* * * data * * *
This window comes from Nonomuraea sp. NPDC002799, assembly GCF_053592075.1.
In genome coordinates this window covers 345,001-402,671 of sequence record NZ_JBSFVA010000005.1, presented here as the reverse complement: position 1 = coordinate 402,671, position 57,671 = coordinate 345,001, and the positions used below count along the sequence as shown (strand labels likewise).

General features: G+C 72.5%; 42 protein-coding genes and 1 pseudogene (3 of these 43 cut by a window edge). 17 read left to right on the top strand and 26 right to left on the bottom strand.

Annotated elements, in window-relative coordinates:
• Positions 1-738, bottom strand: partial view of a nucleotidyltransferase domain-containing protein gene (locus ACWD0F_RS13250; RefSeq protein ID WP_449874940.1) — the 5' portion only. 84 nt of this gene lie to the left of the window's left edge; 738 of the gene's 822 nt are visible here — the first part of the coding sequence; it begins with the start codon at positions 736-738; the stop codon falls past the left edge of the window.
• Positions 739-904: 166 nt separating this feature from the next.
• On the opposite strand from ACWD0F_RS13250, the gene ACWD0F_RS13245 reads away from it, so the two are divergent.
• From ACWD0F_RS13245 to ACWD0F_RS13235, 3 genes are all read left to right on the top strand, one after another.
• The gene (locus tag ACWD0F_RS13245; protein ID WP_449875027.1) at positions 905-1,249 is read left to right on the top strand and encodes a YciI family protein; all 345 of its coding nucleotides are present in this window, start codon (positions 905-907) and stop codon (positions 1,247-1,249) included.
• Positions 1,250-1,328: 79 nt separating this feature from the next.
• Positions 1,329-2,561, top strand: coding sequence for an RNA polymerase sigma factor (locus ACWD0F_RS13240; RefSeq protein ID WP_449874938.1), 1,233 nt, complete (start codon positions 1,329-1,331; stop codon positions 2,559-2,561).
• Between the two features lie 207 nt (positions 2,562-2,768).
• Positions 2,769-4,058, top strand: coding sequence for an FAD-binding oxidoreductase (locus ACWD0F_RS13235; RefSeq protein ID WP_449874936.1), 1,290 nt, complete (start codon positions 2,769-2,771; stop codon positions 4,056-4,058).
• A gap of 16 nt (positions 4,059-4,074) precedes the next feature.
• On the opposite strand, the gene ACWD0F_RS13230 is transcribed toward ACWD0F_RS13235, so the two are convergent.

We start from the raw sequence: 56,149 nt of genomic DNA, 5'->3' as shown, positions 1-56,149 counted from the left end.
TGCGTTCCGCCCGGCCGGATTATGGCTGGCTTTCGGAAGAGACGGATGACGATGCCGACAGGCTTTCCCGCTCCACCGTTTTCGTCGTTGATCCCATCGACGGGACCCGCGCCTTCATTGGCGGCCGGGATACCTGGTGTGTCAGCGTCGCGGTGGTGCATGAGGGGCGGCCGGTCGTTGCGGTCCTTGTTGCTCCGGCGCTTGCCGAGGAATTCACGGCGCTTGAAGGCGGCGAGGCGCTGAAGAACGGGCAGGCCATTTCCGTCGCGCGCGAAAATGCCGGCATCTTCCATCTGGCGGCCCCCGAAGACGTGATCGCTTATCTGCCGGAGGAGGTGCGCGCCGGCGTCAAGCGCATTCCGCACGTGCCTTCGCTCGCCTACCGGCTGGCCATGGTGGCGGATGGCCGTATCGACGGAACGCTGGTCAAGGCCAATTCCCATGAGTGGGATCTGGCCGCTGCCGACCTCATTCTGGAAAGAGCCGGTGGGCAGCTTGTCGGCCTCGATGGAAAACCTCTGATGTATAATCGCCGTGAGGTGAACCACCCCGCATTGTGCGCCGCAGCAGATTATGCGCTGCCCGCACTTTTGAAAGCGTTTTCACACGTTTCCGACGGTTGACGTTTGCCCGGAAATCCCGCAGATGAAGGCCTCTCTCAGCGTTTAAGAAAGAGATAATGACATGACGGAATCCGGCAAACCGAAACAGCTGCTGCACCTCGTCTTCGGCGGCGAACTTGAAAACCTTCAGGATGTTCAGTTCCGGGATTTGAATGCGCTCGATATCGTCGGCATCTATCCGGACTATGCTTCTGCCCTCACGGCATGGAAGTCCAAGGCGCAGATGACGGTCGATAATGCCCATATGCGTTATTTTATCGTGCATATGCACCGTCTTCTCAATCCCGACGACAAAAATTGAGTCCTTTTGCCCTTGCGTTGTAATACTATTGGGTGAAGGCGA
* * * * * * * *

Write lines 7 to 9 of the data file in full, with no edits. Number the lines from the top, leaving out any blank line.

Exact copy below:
• On the opposite strand from ACWD0F_RS13250, the gene ACWD0F_RS13245 reads away from it, so the two are divergent.
• From ACWD0F_RS13245 to ACWD0F_RS13235, 3 genes are all read left to right on the top strand, one after another.
• The gene (locus tag ACWD0F_RS13245; protein ID WP_449875027.1) at positions 905-1,249 is read left to right on the top strand and encodes a YciI family protein; all 345 of its coding nucleotides are present in this window, start codon (positions 905-907) and stop codon (positions 1,247-1,249) included.